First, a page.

I enjoy learning about how a legendary hero might actually be a monster in disguise, and how her betrayal would affect the people if they ever found out about it. I enjoy listening to an old man as he wracks his mind with the guilt of being the only survivor of a natural disaster that wiped out all of his fellow citizens. About twenty hours into the game, our heroes stumble across the mechanic to change job classes, but they’ll have to win back the Alltrades Abbey from monster domination if they want to access it, and doing so includes uniting people that really don’t get along in a huge resistance.

And not only do these stories provide enough drama on their own, there is also the joy of seeing the results of your work! Fixing stories in the past means you’ll have a brand new town available when you return to the present. Generally, this will be the first destination when the hero and his friends step out of their time warp. There, they might see a changed society, one which doesn’t remember exactly how some rumored calamity was averted in its distant past, and some will continue the drama almost exactly where it left off.

A favorite example of mine revolved around the simplest of human interactions: relationships. In the past, a young girl was being pushed to marry a mayor’s son to help settle her family’s debt, but she really loved the local gardener. It’s a classic tale, but Dragon Quest VII throws a few twists in there. The surprise ending shows that it doesn’t work out for the young lovers, and the gardener flees the town.

And the end result reflects in the present… the village doesn’t work out either. Instead, the town the gardener becomes a bustling city with a lovely church in the middle, and the people he left behind were doomed to extinction for not following their passions or their dreams.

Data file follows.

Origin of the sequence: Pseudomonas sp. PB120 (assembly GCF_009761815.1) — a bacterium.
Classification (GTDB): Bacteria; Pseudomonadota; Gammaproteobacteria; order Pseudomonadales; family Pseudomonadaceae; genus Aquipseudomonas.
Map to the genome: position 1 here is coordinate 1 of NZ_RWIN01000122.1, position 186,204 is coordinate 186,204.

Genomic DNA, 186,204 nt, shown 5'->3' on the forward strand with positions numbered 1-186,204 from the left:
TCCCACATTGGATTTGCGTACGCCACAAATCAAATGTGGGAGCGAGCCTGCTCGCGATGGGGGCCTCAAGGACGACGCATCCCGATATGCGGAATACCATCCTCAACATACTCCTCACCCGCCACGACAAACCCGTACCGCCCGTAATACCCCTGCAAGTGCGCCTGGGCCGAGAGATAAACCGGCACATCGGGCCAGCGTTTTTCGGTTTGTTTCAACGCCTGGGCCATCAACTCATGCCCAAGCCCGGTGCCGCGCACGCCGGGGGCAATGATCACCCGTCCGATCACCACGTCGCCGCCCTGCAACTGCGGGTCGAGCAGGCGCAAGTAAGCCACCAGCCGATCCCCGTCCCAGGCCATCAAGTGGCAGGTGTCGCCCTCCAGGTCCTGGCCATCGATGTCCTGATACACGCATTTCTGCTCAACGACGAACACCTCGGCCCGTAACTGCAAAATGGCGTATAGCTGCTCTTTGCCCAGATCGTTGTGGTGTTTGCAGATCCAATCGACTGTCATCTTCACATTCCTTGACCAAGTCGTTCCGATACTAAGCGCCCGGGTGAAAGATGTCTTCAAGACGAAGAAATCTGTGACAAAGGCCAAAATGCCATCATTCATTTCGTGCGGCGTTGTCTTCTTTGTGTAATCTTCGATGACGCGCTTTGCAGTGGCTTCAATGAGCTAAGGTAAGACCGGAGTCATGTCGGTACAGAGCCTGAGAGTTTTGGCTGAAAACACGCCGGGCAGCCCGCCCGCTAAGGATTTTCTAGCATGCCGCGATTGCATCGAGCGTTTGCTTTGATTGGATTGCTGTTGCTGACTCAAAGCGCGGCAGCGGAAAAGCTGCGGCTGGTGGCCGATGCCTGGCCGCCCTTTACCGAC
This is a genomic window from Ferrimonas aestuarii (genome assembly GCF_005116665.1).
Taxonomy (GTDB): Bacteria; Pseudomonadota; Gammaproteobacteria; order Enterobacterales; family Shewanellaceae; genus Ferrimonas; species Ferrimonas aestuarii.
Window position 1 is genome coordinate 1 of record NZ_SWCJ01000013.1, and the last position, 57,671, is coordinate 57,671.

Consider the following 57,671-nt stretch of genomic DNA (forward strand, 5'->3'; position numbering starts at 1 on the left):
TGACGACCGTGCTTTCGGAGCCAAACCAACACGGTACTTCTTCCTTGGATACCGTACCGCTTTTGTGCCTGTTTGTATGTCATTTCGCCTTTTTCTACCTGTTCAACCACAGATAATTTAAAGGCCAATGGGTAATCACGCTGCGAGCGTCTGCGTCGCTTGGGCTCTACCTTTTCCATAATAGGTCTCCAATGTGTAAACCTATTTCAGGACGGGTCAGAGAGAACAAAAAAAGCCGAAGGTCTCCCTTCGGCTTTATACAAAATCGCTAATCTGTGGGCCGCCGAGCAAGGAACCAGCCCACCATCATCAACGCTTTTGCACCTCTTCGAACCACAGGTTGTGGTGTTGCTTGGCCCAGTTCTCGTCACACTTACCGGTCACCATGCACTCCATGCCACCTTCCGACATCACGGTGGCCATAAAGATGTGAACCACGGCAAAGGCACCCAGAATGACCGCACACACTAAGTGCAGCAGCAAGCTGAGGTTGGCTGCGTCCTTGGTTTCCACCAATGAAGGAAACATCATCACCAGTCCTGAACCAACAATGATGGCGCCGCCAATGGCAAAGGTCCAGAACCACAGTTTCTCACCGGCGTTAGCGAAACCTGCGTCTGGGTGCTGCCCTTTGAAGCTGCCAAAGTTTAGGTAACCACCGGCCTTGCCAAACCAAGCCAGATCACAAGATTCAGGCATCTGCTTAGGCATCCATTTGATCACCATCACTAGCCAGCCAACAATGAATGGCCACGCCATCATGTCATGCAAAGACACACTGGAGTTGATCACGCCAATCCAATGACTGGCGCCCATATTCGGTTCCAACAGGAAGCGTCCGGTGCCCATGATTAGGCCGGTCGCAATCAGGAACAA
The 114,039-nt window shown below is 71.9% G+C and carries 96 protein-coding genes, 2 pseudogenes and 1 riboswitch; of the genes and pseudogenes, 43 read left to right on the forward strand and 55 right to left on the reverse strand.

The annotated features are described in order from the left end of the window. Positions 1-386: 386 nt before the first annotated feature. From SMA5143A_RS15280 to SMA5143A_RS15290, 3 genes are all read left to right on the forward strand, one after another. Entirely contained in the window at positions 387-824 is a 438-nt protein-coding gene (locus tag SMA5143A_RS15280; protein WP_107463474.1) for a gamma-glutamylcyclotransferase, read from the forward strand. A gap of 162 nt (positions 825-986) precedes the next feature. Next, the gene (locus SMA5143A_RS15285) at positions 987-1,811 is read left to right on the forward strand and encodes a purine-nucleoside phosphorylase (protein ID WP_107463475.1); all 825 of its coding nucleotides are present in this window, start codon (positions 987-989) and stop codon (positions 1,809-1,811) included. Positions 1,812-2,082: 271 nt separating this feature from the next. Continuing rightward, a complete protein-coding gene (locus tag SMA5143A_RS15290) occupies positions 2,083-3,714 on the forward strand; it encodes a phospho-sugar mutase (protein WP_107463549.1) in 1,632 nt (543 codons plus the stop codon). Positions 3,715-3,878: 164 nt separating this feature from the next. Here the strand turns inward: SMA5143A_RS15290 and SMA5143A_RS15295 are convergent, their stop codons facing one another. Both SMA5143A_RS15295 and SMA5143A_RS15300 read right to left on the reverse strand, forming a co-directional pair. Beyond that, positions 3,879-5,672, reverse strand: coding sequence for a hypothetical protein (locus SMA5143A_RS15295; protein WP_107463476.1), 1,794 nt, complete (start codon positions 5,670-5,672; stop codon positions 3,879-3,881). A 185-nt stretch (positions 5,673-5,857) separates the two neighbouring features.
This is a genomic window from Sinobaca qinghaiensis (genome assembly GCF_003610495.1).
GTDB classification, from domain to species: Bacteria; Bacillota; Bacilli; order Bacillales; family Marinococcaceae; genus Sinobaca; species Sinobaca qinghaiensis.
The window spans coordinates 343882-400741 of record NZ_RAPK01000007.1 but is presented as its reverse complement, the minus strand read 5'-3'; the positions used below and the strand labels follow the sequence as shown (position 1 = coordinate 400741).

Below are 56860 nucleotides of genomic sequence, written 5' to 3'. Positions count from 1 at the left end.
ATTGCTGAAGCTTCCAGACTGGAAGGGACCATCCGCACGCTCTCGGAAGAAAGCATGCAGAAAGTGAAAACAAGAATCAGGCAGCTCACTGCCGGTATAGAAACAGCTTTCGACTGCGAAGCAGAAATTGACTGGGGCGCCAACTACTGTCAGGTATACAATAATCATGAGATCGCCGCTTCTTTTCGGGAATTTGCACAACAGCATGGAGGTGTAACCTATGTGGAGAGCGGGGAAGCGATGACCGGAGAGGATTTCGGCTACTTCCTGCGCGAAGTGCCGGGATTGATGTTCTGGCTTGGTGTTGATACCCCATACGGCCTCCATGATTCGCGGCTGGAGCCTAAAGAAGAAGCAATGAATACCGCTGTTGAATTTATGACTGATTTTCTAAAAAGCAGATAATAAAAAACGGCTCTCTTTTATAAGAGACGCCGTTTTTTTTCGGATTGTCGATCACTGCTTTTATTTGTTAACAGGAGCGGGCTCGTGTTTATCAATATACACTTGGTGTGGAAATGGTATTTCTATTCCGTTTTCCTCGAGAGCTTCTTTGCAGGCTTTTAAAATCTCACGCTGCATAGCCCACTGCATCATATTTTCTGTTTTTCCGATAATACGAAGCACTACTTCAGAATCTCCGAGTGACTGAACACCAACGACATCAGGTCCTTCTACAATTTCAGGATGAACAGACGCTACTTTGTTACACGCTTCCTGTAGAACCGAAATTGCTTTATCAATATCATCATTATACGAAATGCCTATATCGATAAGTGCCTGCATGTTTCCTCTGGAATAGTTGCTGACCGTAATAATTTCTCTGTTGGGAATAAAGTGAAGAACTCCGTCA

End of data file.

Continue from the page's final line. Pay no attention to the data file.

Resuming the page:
That’s another amazing element of Dragon Quest VII: how these happy-go-lucky don’t always turn out for the best. A scientist who shuns human interaction and prefers robots never reverses his feelings. His bones around found lying on a bed in the present with his rusty servant still looking after him. A young man fails to save his sister on his own, and he becomes a warrior, forever roaming the Earth to become stronger. When looked for in the present, nobody seems to have ever even heard of him or his trials.

Does he become a warrior strong enough to defend his sister? History doesn’t say.

Lots of endings to these episodes are purposefully left unanswered. Why? Maybe there is an overarching story in which all of these will come together. If there is, I certainly haven’t found it yet, but all signs point towards a demon king using his powers to influence the world beyond the reach of God.

Yes, a huge catastrophic battle is destined to take place, and all we have are a loosely connected string of brilliant little tails that will get us there.

And if all goes wrong, well, there is always the village of furries our heroes saved from a demon. Yes, that is a real thing that happened in Dragon Quest VII, and our heroes even wear pig outfits to get the job done!

Dragon Quest VII is a brilliant game in its storytelling, and sadly, I think very few are going to look at its strong points and adapt it into something better. There really is nothing else like it nowadays, except for, well… maybe other Dragon Quest games.

Article source: http://www.technobuffalo.com/2016/10/16/dragon-quest-viis-mini-stories/